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the delicacy you have so properly endeavoured to observe towards the Government of the Netherlands, I can no longer wish you to conceal from your colleagues a knowledge of the disappointment with which this system has been observed on the part of your Court, which, if not decisively checked, cannot fail to lead to the consequences against which it has been so much the Prince Regent's object to protect his Netherlands’ Majesty.

Believe me, &c., CASTLEREAGH.

Sir Charles Stuart to Lord Castlereagh.

Paris, September 29, 1817. My dear Lord, I think it my duty to acquaint your lordship that a circumstance has created much bad blood among the principal members of the royal family. Some days since, the King met the Duke and Duchess of Orleans in a curricle, during his morning drive. In a conversation which took place with the Duchess de Berry in the evening, her Royal Highness observed that she expected much gratification from a similar excursion, as the Duke de Berry had promised to drive her out in a new curricle, which would be ready in the course of a few days. The King expressed his disapprobation of this intention, saying, “Il m'est bien égal que le Duc et la Duchesse d'Orleans se cassent le cou, mais je vous ordonne de ne pas vous aventurer en pareille équipage.”

I am sorry to say that the indiscreet repetition of this conversation on the part of the Duchess to her aunt, on the following morning, has renewed the jealousies which had apparently subsided during the last three months.

Believe me, &c., CHARLES STUART.

Mr. C. Bagot to Lord Castlereagh.

Washington, October 6, 1817. My dear Lord—I have nothing material to add to the public despatch which I send by this mail, upon the subject of the French Minister's communications to me. Mr. Adams cannot but know that I have been made acquainted with the whole affair, but nothing has yet passed between us upon the subject; and it does not seem necessary that I should seek an opportunity of adverting to it.

I have no doubt that the American Government is a good deal embarrassed. I do not think that they will venture to resort to vigorous measures : but they must be sensible that, if they do not interfere, they will give such cause of complaint to Spain, at least, as, in the present state of their negociations with that country, they will hardly like to do. It is not improbable that they may publish the intercepted papers, in the hope of defeating the undertaking, which, to a certain degree, it would do. They much wished that M. de Neuville would officially require them to take this step; but he was not to be induced to require them to take any precise course of proceeding, in which I must think that he judged very wisely.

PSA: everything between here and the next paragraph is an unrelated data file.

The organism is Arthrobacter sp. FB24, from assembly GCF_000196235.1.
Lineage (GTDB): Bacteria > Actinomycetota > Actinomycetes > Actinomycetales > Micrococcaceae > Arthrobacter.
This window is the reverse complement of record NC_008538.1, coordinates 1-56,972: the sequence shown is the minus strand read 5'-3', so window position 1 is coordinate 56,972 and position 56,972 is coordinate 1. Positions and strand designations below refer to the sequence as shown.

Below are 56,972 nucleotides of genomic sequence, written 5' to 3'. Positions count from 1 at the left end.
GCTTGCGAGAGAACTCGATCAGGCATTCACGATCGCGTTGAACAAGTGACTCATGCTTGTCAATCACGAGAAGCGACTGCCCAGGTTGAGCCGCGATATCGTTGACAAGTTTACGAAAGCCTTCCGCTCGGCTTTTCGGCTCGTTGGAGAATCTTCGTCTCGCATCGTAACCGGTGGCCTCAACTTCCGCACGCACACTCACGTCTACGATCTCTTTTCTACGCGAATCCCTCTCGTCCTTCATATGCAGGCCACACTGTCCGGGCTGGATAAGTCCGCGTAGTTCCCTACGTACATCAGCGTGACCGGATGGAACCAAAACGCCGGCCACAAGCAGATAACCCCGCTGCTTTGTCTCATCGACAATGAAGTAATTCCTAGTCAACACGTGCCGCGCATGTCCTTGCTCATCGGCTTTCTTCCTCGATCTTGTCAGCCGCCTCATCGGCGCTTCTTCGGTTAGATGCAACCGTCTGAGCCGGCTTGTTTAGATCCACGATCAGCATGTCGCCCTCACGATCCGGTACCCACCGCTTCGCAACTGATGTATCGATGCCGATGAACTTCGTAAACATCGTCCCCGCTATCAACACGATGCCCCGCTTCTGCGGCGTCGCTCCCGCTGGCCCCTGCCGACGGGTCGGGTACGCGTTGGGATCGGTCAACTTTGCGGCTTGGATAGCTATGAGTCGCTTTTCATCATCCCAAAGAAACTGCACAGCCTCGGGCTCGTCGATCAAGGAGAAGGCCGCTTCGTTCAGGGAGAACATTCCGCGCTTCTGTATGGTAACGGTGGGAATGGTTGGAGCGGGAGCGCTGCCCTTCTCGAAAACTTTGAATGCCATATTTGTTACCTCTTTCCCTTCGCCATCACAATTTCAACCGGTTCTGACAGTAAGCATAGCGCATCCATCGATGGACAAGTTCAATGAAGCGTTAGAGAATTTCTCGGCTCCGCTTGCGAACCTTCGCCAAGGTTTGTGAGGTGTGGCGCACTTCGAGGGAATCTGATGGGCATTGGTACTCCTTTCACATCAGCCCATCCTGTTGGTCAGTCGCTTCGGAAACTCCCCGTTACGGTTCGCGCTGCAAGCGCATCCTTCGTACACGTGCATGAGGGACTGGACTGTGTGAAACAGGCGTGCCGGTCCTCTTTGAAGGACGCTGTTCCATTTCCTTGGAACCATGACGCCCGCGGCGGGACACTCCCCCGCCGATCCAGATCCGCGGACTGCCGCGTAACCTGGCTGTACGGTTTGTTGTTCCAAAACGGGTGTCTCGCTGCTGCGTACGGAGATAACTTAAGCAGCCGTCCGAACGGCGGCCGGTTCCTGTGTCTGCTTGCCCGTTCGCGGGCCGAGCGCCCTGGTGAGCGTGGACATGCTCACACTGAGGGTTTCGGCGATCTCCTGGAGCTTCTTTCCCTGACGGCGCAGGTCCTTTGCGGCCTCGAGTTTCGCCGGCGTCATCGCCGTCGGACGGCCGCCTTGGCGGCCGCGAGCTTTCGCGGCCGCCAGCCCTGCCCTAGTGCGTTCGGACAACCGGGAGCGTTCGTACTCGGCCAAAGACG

It is a curious circumstance, and one which is worth mentioning, that the whole design was nearly being betrayed some months ago by Regnault de St. Jean d'Angely. I believe I omitted to tell your lordship that early in the summer he went mad. Some time after he was known to be so, he gave an order to a hatter in Philadelphia to furnish him with 1,100 hats; and he was proceeding to give orders for other equipments in the same proportion, when he was suddenly put on board a vessel, by Joseph Buonaparte's orders, and immediately sent at his expense to Antwerp, where, I believe, he now is.

I must not omit to acquaint your lordship that I have received some information from M. de Neuville, upon another subject, which, if it is correct, may be thought of considerable importance, but which is not fit matter for a despatch. M. de Neuville informs me that two persons, of the names of Rousseau and Archambaud, (the latter a servant of some inferior description) left the island of St. Helena with M. Santini. He says

that they parted with M. Santini at Brussels, and arrived at Philadelphia; that Rousseau passed about a fortnight with Joseph Buonaparte, and that he then went to Long Island, where he has resided ever since, in the house of Cobbet, who, as your lordship probably knows, settled there, after his flight from England.

M. de Neuville assures me that he knows that Cobbet is a principal agent in the plan which is in agitation for effecting the escape of Buonaparte from St. Helena, and that he is the channel of communication for such of the English as are privy to the design. He says that Lord Cochrane and Sir Robert Wilson are both deeply engaged in it, and that a correspondence is carried on upon the subject with some persons in France, through the means of a female relation (he thinks a sister) of Sir Robert Wilson's, who resides at Brussels. He says that Lord Cochrane's intended voyage to South America was connected with this design, and that there was to be a general rendezvous of all the agents of the plot at the island of Fernando de Noronha, which is a small island off the coast of Pernambuco, and which is used by the Portuguese as a place of banishment for criminals.